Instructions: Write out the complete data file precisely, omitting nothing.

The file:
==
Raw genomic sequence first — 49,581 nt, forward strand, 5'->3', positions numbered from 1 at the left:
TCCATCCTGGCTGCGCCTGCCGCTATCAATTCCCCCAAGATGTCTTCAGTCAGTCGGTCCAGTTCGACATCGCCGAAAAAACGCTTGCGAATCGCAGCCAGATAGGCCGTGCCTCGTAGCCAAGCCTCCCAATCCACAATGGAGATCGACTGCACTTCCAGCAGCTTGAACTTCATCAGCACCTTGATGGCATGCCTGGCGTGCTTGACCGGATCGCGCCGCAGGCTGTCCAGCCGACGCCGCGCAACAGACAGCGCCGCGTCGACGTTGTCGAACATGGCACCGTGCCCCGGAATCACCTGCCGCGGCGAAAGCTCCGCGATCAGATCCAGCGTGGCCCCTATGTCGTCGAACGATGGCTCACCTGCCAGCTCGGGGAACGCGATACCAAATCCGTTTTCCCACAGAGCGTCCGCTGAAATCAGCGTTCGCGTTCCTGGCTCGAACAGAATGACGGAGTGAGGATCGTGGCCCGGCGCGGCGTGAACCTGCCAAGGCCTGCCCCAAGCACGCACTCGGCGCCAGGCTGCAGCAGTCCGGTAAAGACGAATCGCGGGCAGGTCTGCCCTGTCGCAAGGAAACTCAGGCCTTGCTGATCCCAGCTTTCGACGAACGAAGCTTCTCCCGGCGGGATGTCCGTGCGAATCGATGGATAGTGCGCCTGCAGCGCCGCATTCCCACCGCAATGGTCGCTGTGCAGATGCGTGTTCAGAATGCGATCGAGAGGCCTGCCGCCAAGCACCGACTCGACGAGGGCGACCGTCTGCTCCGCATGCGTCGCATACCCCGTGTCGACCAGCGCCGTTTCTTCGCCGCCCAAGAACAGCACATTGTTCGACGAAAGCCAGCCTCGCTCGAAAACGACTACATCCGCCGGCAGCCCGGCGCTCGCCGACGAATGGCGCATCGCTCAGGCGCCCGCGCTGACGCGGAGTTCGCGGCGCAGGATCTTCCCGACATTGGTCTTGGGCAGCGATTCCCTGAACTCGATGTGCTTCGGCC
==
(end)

Raw genomic sequence first — 49,581 nt, forward strand, 5'->3', positions numbered from 1 at the left:
TCCATCCTGGCTGCGCCTGCCGCTATCAATTCCCCCAAGATGTCTTCAGTCAGTCGGTCCAGTTCGACATCGCCGAAAAAACGCTTGCGAATCGCAGCCAGATAGGCCGTGCCTCGTAGCCAAGCCTCCCAATCCACAATGGAGATCGACTGCACTTCCAGCAGCTTGAACTTCATCAGCACCTTGATGGCATGCCTGGCGTGCTTGACCGGATCGCGCCGCAGGCTGTCCAGCCGACGCCGCGCAACAGACAGCGCCGCGTCGACGTTGTCGAACATGGCACCGTGCCCCGGAATCACCTGCCGCGGCGAAAGCTCCGCGATCAGATCCAGCGTGGCCCCTATGTCGTCGAACGATGGCTCACCTGCCAGCTCGGGGAACGCGATACCAAATCCGTTTTCCCACAGAGCGTCCGCTGAAATCAGCGTTCGCGTTCCTGGCTCGAACAGAATGACGGAGTGAGGATCGTGGCCCGGCGCGGCGTGAACCTGCCAAGGCCTGCCCCAAGCACGCACTCGGCGCCAGGCTGCAGCAGTCCGGTAAAGACGAATCGCGGGCAGGTCTGCCCTGTCGCAAGGAAACTCAGGCCTTGCTGATCCCAGCTTTCGACGAACGAAGCTTCTCCCGGCGGGATGTCCGTGCGAATCGATGGATAGTGCGCCTGCAGCGCCGCATTCCCACCGCAATGGTCGCTGTGCAGATGCGTGTTCAGAATGCGATCGAGAGGCCTGCCGCCAAGCACCGACTCGACGAGGGCGACCGTCTGCTCCGCATGCGTCGCATACCCCGTGTCGACCAGCGCCGTTTCTTCGCCGCCCAAGAACAGCACATTGTTCGACGAAAGCCAGCCTCGCTCGAAAACGACTACATCCGCCGGCAGCCCGGCGCTCGCCGACGAATGGCGCATCGCTCAGGCGCCCGCGCTGACGCGGAGTTCGCGGCGCAGGATCTTCCCGACATTGGTCTTGGGCAGCGATTCCCTGAACTCGATGTGCTTCGGCC